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Teachers and students keep Thanksgiving break for 2018-19

Students and teachers will keep their full week for Thanksgiving break for at least one more year, after calendar changes were put on hold. Clark County School District students and teachers have had the week off since the 2016-2017 school year, when the district eliminated staff development days and replaced them with a full week off for Thanksgiving.

Instead of staff development days, teachers were required to stay an hour late each Wednesday for similar training. Those changes, however, were temporary, as the random
days off throughout the year could be returning. The district’s request to renew the schedule for next year was approved, but in coming years, change is likely.

“The thought was to create a system where staff development—professional development—for teachers would be more ongoing and sustainable, rather than just one day in September,” Spring Valley principal Tam Larnerd said. “Then you just hope that whatever… strategy, or whatever, is being implemented for the rest of the year.”

The state allows for four staff development days a year. The change, when implemented, would be district-wide. The state wants to potentially go back to the old schedule, but the district is trying to compromise, possibly making the Monday of Thanksgiving week a staff development day, or having the year start a day earlier. However, as of now, the schedule is year to year.

“This is the first time we’ve ever had this structure, where we can kinda have more ongoing professional development, rather than just a one day spray and pray and hope it sticks,” Larnerd said about the current schedule.

Staff development days were replaced with weekly Wednesday meetings. While a teacher’s day is usually over at 2:01, the meetings, called Sight Based Collaboration Time, go until 3:05, giving an extra 63 minutes each week to make up for the lost days.

“[Staff development days] would be the whole day. Usually, they would try to align it with a three day weekend or something…” Larnerd said. “The problem is, is that it’s really difficult for teachers who are parents to, out of the blue, have their kids home from school.”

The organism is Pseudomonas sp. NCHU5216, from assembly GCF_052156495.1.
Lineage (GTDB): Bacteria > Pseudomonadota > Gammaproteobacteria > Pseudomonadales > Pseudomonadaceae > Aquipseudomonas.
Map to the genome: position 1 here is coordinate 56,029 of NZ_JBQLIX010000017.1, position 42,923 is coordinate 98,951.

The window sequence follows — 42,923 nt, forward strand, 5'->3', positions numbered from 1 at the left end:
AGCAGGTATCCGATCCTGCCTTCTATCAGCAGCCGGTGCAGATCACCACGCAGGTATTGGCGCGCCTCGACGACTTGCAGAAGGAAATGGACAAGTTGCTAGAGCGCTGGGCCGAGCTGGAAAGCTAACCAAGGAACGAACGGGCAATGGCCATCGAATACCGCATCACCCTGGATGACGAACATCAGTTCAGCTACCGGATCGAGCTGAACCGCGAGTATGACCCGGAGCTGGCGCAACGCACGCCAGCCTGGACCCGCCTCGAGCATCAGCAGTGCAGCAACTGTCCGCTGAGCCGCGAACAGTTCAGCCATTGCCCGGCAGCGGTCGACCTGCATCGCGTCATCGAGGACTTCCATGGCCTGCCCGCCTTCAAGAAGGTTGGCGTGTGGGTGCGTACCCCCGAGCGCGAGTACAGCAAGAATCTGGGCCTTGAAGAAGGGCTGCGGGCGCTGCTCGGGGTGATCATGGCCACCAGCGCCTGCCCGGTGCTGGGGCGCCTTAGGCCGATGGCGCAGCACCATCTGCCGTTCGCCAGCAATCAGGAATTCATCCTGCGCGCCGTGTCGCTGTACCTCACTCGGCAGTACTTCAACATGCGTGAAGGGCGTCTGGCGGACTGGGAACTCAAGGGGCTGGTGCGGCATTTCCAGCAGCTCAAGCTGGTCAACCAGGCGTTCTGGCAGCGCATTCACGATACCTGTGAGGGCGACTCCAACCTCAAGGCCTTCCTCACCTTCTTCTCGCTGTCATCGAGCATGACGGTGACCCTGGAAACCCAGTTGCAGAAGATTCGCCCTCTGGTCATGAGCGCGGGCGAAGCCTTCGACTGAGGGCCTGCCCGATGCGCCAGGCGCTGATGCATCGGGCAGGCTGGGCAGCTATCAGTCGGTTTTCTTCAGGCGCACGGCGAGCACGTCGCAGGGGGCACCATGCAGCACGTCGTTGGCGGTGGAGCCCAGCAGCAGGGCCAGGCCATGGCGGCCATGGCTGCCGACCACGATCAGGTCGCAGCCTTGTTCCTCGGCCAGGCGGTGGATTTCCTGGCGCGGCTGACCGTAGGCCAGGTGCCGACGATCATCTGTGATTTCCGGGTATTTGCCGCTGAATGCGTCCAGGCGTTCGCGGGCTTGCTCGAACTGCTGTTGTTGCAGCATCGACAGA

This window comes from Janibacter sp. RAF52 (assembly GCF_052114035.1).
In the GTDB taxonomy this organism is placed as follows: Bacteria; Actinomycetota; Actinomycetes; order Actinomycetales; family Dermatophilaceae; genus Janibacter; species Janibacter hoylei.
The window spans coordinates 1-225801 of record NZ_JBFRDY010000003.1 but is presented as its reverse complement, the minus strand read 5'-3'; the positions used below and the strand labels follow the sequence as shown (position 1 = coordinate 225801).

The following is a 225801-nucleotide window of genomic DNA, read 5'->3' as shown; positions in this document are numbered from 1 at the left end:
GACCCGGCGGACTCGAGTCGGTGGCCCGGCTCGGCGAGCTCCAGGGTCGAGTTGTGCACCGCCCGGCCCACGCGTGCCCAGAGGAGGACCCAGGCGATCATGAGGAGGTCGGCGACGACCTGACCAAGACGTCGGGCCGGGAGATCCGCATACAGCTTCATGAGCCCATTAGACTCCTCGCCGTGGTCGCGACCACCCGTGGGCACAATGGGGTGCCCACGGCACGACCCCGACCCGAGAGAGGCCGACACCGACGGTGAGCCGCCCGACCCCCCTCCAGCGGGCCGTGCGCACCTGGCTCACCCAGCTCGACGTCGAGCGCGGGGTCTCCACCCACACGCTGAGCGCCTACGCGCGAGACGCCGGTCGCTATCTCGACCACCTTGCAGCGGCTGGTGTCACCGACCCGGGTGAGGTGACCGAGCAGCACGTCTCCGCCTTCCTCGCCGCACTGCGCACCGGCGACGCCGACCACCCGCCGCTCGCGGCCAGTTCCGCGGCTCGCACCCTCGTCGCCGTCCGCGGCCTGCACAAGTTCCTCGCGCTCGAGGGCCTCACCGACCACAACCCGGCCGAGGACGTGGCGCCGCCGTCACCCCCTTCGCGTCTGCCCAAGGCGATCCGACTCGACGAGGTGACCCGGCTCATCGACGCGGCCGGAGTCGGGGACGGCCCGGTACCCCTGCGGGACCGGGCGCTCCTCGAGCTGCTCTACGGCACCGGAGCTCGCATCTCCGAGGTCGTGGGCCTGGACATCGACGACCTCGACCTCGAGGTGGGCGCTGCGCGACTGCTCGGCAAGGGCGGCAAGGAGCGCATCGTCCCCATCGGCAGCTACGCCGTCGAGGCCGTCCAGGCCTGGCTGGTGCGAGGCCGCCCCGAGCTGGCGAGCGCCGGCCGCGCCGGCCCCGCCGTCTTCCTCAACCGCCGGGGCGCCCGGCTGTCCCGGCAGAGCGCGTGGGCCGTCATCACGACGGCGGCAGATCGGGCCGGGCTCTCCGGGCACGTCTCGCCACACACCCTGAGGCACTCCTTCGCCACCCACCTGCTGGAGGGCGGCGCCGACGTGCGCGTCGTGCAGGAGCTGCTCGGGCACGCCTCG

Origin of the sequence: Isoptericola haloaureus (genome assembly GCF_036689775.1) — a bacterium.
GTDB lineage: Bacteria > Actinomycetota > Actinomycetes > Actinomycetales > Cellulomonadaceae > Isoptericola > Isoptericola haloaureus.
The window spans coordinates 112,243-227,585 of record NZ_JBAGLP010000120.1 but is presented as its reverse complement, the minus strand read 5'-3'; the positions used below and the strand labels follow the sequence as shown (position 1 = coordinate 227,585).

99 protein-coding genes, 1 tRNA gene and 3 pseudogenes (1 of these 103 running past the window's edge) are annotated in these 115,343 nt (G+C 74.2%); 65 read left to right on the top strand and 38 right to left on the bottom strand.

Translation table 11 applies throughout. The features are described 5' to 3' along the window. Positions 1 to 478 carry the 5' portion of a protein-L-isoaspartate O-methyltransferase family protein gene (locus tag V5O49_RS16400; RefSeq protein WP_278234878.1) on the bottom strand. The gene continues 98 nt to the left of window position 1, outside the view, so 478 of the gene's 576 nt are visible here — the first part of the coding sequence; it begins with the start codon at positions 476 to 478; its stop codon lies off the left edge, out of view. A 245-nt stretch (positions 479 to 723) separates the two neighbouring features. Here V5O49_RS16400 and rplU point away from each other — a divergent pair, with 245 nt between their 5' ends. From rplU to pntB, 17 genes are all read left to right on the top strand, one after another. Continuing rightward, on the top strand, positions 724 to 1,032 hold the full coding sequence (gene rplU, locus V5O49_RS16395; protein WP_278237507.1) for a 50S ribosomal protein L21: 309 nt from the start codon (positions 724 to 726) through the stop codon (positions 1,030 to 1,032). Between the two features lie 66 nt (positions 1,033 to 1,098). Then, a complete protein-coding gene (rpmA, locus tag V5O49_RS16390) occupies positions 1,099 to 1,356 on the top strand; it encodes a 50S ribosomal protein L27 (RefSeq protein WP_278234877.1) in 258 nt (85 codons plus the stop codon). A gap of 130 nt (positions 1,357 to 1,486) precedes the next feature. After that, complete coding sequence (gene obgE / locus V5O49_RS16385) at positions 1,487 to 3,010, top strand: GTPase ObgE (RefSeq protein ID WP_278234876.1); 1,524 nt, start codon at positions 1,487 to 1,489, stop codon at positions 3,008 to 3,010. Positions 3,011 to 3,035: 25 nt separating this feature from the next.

Larnerd said that teachers would occasionally call out sick to take care of their younger children who have off.

“I don’t mind staff development days,” English teacher Tiffany Hemberger said. “I do enjoy the week of Thanksgiving off, but right now, teachers have to attend meetings on Wednesdays for about two hours… If I had to choose between staff development day and weekly meetings, I would choose the day.”

Larnerd said that he thinks teachers have gotten used to the new schedule after two years. A survey was put out to teachers and others who could be affected by the change to see what days they might want for the staff development days.

“I feel like [staff development days are] building the culture of your school and making us
better professionals and being aware of what students are going through,” Hemberger said. “Whereas the weekly meetings that we have are very rushed. Nobody really wants to go to them at the end of their day, and it’s in conflict with me picking up my child. And if you’re a coach, you have to postpone athletics.”

Student reactions have been mixed. Some would choose staff development days over the week off for Thanksgiving, saying that it gives them periodic breaks. Others say that they would prefer the week off to see family and relax.

“I mean, it would be nice to have random days off, but it would kinda suck because our Thanksgiving would be cut short,” freshman Ariana Ibarra said. “[I spend it] at home and visiting family, which I don’t get to do very often.”

Larnerd said that he thinks the current schedule has had positive feedback concerning winter break. He said that having semester exams before winter break allowed for an extra week of learning, considering the week before break used to be used for fluff and holiday activities. That part of the schedule would not change.

“I kinda like the SBCT,” Larnerd said. “I didn’t like it at first, because it was a lot of extra work for me, but now we’ve got a pretty good system where teachers are communicating exactly what their needs are, and we can align it with the things that they believe are important. [On March 21], for example, in light of school safety, we practiced some safety drills, so we had all the teachers here. Nobody could complain that they were wasting their time.”

Although SBCT will remain in place next year, the district is still reviewing other options for years after.

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